The risks of sideloaded apps

Are sideloaded apps safe? Based on new EU legislation, Apple may start allowing for the sideloading of apps from third-party app stores. These apps can bring new risks to your organization's security posture. Read this blog to know what this can look like and how to mitigate the risks.

December 15 2023 by

Hannah Hamilton

iOS app store

In 2022, the European Union passed the Digital Markets Act, summarized by The European Commission as:

Some large online platforms act as "gatekeepers" in digital markets. The Digital Markets Act aims to ensure that these platforms behave in a fair way online. Together with the Digital Services Act, the Digital Markets Act is one of the centrepieces of the European digital strategy.

Apple is named as one of these gatekeepers based on their impact on the European market. Among other actions, gatekeepers must now allow third parties to inter-operate with their own services in certain situations, and must not treat their own services and products more favorably than similar services and products offered by third parties on their platform.

One consequence of this affects the App Store: barring some kind of appeal or exception, Apple will likely be required to allow the download of apps from third-party app stores. This sideloading of apps, while offering a wider selection of apps and leveling the playing field for other app stores, can introduce security and privacy risks that end users and IT admins need to consider.

Risks of sideloaded apps

While no app store is totally free from malicious or problematic apps, for an app to be approved for the App Store, it must meet a number of safety, performance, business, design and legal guidelines provided by Apple. In fact, according to the 2022 App Store Transparency Report, Apple processed 6.1 million app submissions and rejected nearly 1.7 million for not meeting their guidelines. Over 32,000 apps were removed for fraud or spam, and over $2 billion of fraudulent transactions were prevented.

There is no guarantee that third-party app stores will have similar guidelines to protect user privacy and security, or will have the capabilities to identify and remove apps discovered not to meet these guidelines after they are downloaded by users.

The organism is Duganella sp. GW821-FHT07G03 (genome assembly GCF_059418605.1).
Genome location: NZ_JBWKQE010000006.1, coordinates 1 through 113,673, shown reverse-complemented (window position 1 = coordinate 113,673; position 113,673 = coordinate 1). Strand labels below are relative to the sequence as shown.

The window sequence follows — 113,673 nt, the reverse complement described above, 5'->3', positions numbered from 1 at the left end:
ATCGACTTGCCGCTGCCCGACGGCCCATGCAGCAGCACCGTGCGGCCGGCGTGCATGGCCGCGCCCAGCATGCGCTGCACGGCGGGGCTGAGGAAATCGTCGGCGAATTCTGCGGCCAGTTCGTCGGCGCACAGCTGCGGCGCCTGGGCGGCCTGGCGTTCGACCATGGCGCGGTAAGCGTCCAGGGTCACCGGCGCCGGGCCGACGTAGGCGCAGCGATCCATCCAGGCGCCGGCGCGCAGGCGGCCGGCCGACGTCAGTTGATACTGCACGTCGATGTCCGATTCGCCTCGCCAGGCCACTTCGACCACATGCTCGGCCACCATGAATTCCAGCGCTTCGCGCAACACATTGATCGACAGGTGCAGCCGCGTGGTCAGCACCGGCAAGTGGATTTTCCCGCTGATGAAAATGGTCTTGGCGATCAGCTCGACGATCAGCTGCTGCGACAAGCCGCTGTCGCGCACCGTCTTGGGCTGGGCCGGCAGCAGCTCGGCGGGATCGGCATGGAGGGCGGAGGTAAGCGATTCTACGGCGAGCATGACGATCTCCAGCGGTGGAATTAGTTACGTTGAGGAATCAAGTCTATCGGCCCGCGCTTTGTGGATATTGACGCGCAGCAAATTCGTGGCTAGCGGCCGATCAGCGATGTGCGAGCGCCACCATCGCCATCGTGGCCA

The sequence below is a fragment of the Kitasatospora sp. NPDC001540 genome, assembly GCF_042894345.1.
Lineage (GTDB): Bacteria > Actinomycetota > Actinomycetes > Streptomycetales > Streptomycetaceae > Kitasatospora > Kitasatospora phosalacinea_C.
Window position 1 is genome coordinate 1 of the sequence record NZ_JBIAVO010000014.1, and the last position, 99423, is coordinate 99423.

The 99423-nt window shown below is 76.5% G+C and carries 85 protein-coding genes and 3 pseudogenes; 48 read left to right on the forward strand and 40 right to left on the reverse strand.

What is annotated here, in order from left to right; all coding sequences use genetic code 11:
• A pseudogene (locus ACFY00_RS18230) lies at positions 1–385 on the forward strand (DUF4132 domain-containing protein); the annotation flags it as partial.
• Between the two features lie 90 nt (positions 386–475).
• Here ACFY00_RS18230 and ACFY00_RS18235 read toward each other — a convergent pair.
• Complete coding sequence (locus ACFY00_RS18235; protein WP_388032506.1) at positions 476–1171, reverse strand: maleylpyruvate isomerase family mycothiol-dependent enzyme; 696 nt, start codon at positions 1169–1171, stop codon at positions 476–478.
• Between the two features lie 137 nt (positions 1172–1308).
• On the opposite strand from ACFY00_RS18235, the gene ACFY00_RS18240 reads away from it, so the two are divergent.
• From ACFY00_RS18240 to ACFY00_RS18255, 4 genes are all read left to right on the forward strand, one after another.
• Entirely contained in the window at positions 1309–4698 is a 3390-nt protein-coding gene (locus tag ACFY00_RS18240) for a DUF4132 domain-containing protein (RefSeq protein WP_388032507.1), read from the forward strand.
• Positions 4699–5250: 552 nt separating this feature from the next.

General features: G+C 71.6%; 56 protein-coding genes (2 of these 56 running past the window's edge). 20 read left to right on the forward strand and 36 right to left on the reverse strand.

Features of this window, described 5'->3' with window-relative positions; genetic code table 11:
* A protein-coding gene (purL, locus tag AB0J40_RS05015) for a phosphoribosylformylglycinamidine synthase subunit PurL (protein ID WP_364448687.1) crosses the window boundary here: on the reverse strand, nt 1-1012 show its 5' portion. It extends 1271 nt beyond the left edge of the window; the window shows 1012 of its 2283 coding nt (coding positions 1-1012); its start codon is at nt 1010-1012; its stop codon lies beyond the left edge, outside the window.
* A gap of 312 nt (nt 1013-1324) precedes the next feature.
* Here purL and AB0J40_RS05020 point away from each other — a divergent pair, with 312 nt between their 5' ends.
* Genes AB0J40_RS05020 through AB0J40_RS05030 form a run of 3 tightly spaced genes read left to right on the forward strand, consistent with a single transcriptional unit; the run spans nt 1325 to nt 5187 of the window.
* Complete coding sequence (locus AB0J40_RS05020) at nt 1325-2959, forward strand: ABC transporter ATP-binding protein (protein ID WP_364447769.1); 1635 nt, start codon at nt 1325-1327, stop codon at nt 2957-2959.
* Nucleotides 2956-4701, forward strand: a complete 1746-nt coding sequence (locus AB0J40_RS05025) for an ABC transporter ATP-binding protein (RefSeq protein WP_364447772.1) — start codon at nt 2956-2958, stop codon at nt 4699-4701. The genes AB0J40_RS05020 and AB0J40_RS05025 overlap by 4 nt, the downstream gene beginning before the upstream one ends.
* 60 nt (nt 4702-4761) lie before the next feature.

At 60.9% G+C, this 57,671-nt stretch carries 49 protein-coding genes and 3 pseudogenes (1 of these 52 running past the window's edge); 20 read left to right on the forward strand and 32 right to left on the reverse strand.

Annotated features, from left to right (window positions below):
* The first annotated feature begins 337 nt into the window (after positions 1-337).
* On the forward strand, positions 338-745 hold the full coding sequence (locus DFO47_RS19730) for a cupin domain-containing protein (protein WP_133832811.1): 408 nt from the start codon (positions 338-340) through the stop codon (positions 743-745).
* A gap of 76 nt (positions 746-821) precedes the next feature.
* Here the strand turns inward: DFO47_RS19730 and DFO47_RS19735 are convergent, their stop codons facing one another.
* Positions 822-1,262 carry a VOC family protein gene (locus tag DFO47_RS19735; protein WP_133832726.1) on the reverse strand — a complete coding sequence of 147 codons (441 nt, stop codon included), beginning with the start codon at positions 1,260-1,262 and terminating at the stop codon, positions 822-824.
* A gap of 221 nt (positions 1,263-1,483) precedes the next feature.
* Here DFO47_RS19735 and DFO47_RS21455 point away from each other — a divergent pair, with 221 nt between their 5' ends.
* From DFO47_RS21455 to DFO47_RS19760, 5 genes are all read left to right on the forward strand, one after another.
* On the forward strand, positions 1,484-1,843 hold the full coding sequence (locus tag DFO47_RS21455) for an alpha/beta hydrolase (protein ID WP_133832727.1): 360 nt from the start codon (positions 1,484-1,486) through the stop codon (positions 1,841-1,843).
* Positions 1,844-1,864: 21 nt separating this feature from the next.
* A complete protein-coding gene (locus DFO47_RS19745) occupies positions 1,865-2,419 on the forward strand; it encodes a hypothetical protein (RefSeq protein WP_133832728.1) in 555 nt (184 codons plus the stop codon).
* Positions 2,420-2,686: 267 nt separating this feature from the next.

Naturally, this is a cause for concern, especially considering the data and finances that are at stake.

Some potential risks sideloaded apps bring to the table include:

  • They may not be checked for malware or malicious code.
  • They may not follow best practices created by the OS or device manufacturer.
  • It may be more difficult to keep these apps up to date.
  • They might appear like legitimate apps but contain spyware or other malicious code.
  • They may collect and/or disclose personal information without letting the user know.

Reducing the risk

It isn't clear when Apple will allow for third-party app stores. When this happens, what can IT admins do to reduce security or privacy violations?

Define what is too risky.

The first step is to decide how much risk your organization is willing to accept. Do you ban all third-party app stores? Only some based on their policies, reputation or app selection? Or allow all?

You can define access policies and compliance requirements based on the apps a user has installed on their work devices. For example, if in your policy all sideloaded apps are disallowed, devices with these unapproved apps can be denied access to company resources.

Examine third-party app store policies.

If your organization decides to allow sideloaded apps, you should stay in touch with the third-party app store’s privacy and security policies. Some considerations are:

  • How do apps stay up to date? Is there a way to automate this process?
  • What data is collected and/or distributed?
  • How are apps validated or approved for addition to the store?

Block traffic from apps known to be malicious or vulnerable.

While it’s not always possible to prevent users from downloading apps from third-party app stores, it is possible to disallow app traffic from unsanctioned apps. By removing access to these apps on your network, you can reduce their potential impact on your systems.

Consider banning sideloading.

The safest option is likely to prevent sideloading altogether. If employees require an app from a third-party app store, it may be necessary to develop a policy allowing these exceptions. If possible, consider offering apps outside the App Store in a Self Service portal for safe and convenient downloads.

Separate work and personal end-user data on BYOD devices.

Banning sideloading altogether may be difficult if you have BYOD devices or if employees are accessing work resources from their personal devices.

Thankfully, it’s simple to separate work and personal data on iOS devices. Requiring devices — including personal ones — to enroll in your mobile device management (MDM) software if they are accessing company resources enables IT to keep corporate data locked down. With ZTNA, corporate data and app traffic travels through secure microtunnels to your network, while all other traffic, including these sideloaded apps, goes through general web channels. This means company data stays with the company and user data stays with the user.

How Jamf can help

Jamf Pro, Jamf Protect and Jamf Connect can help reduce the risk sideloaded apps may bring once they are allowed by Apple. Learn more about the features that keep your data secure:

Keep your data protected with Jamf.

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